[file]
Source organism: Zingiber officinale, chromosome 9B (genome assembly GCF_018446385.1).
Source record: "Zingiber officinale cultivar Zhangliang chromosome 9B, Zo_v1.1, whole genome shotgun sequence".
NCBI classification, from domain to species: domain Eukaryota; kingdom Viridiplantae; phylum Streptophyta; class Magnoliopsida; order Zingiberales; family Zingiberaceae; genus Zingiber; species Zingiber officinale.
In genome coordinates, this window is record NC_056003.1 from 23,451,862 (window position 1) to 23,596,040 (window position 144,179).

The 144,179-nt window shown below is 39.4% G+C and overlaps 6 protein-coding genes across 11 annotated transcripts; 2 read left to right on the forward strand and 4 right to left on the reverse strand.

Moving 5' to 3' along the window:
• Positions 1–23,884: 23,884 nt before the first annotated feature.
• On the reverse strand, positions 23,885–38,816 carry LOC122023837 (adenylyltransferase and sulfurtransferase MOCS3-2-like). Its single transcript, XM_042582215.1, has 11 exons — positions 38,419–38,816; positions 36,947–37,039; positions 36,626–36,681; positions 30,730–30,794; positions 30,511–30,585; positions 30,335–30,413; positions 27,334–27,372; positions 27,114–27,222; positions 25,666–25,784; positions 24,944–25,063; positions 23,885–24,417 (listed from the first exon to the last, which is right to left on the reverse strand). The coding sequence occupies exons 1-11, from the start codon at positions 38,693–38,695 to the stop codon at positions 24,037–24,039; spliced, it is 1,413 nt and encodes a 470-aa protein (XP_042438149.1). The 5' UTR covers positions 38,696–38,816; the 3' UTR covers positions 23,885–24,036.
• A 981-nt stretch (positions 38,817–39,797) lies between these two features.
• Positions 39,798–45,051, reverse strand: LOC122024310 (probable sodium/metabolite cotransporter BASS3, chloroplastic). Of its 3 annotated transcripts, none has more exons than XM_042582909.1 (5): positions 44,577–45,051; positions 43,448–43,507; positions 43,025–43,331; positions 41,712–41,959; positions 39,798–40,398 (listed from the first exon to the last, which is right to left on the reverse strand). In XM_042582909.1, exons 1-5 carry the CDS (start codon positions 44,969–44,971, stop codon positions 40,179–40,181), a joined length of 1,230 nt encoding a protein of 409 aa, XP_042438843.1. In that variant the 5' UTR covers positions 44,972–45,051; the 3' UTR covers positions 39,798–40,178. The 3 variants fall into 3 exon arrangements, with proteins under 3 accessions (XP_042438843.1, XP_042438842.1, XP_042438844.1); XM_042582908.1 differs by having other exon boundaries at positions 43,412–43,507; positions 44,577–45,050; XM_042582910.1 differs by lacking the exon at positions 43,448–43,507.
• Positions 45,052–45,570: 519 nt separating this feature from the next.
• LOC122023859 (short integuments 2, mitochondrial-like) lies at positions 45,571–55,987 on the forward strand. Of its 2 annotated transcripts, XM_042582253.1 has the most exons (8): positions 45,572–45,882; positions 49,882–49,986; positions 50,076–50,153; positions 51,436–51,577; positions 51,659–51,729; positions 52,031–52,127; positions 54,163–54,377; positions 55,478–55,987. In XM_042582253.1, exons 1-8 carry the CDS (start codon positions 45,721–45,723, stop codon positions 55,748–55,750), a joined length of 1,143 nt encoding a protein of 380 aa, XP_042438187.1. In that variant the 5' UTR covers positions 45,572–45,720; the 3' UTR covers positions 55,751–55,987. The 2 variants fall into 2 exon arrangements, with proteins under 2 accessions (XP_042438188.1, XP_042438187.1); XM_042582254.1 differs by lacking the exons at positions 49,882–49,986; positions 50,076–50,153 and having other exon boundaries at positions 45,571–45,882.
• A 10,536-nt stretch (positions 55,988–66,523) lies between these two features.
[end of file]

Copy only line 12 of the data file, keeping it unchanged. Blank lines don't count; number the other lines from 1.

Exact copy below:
• LOC122023859 (short integuments 2, mitochondrial-like) lies at positions 45,571–55,987 on the forward strand. Of its 2 annotated transcripts, XM_042582253.1 has the most exons (8): positions 45,572–45,882; positions 49,882–49,986; positions 50,076–50,153; positions 51,436–51,577; positions 51,659–51,729; positions 52,031–52,127; positions 54,163–54,377; positions 55,478–55,987. In XM_042582253.1, exons 1-8 carry the CDS (start codon positions 45,721–45,723, stop codon positions 55,748–55,750), a joined length of 1,143 nt encoding a protein of 380 aa, XP_042438187.1. In that variant the 5' UTR covers positions 45,572–45,720; the 3' UTR covers positions 55,751–55,987. The 2 variants fall into 2 exon arrangements, with proteins under 2 accessions (XP_042438188.1, XP_042438187.1); XM_042582254.1 differs by lacking the exons at positions 49,882–49,986; positions 50,076–50,153 and having other exon boundaries at positions 45,571–45,882.